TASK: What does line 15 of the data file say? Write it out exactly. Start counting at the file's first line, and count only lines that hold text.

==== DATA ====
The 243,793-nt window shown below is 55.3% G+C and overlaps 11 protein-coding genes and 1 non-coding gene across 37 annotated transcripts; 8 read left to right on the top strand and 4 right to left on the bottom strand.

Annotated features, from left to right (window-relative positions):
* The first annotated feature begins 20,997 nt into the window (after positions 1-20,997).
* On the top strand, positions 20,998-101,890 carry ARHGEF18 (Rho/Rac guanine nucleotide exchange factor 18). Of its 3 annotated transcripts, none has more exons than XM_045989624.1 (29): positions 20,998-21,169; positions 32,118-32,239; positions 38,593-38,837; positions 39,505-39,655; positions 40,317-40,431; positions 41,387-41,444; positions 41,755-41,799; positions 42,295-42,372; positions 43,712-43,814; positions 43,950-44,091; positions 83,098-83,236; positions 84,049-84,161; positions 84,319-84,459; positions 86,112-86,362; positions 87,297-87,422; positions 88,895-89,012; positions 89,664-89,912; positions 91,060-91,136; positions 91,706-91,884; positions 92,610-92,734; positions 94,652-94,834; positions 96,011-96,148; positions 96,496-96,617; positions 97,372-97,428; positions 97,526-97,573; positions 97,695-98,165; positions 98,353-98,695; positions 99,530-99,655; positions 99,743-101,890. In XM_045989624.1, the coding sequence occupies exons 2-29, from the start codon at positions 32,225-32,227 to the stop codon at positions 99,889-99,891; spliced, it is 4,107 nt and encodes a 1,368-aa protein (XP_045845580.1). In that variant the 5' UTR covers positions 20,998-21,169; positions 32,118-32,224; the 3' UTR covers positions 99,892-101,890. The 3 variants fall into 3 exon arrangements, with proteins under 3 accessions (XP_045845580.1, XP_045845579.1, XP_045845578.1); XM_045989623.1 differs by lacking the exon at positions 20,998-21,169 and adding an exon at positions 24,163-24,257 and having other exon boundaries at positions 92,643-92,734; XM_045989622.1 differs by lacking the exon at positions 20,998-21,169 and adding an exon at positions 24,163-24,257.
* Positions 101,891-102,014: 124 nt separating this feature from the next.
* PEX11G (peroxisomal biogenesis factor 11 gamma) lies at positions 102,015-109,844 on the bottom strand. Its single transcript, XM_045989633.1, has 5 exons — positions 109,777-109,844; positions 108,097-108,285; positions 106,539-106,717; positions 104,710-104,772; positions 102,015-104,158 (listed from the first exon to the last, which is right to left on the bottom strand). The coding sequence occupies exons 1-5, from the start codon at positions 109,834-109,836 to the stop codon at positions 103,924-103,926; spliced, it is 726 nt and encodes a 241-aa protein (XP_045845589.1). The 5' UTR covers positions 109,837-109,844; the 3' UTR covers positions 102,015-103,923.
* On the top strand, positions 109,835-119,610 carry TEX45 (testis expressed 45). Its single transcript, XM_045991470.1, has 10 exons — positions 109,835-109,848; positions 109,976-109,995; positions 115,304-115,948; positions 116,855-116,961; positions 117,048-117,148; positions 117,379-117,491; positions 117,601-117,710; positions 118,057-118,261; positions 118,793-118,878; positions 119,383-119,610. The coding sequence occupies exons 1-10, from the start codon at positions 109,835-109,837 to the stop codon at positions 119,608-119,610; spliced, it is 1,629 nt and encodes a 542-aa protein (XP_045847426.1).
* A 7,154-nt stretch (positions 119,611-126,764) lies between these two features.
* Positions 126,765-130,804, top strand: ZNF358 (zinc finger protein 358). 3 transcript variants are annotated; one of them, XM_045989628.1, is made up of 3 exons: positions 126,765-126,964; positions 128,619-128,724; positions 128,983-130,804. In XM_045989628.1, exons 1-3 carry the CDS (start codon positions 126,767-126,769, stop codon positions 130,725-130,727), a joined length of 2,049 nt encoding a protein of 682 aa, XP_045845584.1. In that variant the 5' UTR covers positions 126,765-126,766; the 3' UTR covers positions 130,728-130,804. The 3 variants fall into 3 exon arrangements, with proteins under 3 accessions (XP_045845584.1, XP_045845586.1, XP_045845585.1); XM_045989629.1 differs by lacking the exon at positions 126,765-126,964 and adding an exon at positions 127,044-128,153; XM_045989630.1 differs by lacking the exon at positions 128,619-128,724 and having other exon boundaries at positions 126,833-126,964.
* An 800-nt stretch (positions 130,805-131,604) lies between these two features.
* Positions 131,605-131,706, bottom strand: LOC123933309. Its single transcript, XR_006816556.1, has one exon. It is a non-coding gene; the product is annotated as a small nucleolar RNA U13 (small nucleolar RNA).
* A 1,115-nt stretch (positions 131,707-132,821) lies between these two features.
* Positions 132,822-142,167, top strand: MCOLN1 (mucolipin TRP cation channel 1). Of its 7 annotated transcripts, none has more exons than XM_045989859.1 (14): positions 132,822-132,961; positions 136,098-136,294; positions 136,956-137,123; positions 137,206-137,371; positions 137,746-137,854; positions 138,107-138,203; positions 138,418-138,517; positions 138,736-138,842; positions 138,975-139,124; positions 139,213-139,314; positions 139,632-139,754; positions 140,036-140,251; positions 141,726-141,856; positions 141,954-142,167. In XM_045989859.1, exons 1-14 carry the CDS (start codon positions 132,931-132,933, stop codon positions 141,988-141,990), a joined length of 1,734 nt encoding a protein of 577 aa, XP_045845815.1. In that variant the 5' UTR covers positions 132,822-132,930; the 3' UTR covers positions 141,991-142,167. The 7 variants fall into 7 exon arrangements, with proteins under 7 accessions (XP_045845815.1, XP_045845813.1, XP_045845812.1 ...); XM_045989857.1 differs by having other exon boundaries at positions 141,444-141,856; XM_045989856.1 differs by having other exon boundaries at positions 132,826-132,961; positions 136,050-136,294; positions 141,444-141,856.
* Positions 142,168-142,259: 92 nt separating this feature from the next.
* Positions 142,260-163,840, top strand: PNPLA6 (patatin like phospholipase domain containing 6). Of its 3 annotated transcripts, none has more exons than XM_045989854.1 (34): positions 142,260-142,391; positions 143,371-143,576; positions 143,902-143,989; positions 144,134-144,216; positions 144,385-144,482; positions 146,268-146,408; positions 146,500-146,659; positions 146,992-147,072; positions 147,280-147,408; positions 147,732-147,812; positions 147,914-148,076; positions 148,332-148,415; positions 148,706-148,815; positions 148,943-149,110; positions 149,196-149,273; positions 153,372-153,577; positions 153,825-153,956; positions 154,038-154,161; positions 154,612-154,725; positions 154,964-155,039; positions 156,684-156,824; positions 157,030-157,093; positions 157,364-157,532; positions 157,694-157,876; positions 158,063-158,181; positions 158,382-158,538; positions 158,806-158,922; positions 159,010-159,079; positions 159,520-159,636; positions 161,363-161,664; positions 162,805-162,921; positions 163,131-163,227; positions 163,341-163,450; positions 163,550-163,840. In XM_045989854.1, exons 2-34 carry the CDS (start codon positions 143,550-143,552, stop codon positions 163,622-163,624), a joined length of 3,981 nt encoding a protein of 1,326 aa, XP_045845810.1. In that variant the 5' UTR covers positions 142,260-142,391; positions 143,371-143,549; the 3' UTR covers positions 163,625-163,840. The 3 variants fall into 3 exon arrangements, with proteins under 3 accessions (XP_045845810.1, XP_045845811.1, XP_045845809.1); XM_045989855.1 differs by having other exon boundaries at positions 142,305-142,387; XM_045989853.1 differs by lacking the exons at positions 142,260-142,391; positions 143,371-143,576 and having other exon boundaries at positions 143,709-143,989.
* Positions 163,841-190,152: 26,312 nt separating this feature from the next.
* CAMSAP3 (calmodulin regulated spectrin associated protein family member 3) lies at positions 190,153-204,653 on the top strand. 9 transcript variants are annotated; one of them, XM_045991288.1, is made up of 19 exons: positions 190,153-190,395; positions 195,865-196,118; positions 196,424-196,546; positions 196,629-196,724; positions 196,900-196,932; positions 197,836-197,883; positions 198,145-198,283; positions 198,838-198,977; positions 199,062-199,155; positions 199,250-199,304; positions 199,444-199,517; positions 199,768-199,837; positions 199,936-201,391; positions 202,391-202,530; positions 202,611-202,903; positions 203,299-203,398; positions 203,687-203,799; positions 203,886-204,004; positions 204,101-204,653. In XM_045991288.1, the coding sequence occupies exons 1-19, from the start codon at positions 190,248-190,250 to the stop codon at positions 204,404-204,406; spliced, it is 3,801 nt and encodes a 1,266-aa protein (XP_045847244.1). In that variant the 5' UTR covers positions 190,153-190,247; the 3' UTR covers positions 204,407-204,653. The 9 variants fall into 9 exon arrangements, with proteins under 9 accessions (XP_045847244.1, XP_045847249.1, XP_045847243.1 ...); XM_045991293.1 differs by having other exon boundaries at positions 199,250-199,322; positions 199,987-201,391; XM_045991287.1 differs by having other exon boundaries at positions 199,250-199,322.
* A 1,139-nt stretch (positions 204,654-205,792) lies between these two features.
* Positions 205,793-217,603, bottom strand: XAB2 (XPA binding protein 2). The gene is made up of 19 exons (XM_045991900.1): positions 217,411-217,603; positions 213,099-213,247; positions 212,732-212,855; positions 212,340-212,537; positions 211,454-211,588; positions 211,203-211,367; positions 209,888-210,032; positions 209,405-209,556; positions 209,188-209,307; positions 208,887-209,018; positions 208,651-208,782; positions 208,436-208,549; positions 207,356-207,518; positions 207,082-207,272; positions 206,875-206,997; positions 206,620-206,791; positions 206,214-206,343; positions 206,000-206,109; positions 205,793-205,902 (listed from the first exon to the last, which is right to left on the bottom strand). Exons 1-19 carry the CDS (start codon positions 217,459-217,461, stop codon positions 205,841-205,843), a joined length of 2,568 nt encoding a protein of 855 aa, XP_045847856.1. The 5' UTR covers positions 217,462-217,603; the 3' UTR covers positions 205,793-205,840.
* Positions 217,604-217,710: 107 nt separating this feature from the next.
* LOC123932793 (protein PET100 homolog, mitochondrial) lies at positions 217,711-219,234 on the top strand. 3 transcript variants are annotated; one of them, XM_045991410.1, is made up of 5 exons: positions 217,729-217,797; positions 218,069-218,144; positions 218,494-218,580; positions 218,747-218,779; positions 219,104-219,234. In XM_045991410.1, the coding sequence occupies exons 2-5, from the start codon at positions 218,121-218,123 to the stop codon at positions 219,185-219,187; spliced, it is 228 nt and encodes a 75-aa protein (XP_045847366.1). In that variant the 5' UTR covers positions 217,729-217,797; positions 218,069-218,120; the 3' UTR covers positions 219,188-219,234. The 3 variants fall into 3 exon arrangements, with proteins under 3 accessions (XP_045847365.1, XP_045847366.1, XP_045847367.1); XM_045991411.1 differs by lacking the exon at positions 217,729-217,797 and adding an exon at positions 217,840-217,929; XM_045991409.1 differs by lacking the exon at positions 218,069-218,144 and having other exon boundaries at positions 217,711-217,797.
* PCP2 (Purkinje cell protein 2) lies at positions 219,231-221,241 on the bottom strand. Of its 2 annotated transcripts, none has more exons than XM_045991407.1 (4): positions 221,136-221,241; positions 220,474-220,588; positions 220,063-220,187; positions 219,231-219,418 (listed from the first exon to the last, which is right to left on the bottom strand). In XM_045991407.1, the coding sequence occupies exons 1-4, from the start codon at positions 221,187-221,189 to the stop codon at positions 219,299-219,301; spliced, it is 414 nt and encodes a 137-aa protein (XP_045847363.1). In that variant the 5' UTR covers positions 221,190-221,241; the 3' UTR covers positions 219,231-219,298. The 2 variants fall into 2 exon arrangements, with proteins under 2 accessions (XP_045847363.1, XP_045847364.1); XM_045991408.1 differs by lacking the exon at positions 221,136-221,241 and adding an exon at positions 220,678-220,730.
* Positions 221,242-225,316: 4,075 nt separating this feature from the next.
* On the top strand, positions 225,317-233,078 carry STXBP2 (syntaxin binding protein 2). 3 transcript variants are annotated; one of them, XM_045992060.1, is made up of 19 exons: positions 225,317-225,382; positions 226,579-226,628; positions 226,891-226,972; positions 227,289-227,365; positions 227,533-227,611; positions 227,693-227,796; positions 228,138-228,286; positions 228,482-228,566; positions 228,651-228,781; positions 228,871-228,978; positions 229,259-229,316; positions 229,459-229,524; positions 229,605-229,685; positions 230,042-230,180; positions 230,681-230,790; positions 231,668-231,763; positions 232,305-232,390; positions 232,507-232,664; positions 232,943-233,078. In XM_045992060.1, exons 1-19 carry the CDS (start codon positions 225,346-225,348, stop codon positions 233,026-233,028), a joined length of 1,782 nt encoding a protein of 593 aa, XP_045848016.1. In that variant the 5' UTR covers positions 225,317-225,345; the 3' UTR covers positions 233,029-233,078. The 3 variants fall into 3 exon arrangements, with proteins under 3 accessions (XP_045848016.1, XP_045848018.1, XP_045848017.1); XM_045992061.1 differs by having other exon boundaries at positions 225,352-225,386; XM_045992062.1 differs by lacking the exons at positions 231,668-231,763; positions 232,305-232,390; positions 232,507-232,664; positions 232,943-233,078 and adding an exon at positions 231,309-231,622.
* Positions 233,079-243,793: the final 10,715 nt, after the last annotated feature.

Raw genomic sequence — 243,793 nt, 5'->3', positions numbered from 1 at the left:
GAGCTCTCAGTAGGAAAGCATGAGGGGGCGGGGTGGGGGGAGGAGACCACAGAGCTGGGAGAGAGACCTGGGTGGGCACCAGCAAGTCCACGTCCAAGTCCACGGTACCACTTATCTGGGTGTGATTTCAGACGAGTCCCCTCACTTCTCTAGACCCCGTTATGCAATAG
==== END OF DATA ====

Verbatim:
* Positions 142,260-163,840, top strand: PNPLA6 (patatin like phospholipase domain containing 6). Of its 3 annotated transcripts, none has more exons than XM_045989854.1 (34): positions 142,260-142,391; positions 143,371-143,576; positions 143,902-143,989; positions 144,134-144,216; positions 144,385-144,482; positions 146,268-146,408; positions 146,500-146,659; positions 146,992-147,072; positions 147,280-147,408; positions 147,732-147,812; positions 147,914-148,076; positions 148,332-148,415; positions 148,706-148,815; positions 148,943-149,110; positions 149,196-149,273; positions 153,372-153,577; positions 153,825-153,956; positions 154,038-154,161; positions 154,612-154,725; positions 154,964-155,039; positions 156,684-156,824; positions 157,030-157,093; positions 157,364-157,532; positions 157,694-157,876; positions 158,063-158,181; positions 158,382-158,538; positions 158,806-158,922; positions 159,010-159,079; positions 159,520-159,636; positions 161,363-161,664; positions 162,805-162,921; positions 163,131-163,227; positions 163,341-163,450; positions 163,550-163,840. In XM_045989854.1, exons 2-34 carry the CDS (start codon positions 143,550-143,552, stop codon positions 163,622-163,624), a joined length of 3,981 nt encoding a protein of 1,326 aa, XP_045845810.1. In that variant the 5' UTR covers positions 142,260-142,391; positions 143,371-143,549; the 3' UTR covers positions 163,625-163,840. The 3 variants fall into 3 exon arrangements, with proteins under 3 accessions (XP_045845810.1, XP_045845811.1, XP_045845809.1); XM_045989855.1 differs by having other exon boundaries at positions 142,305-142,387; XM_045989853.1 differs by lacking the exons at positions 142,260-142,391; positions 143,371-143,576 and having other exon boundaries at positions 143,709-143,989.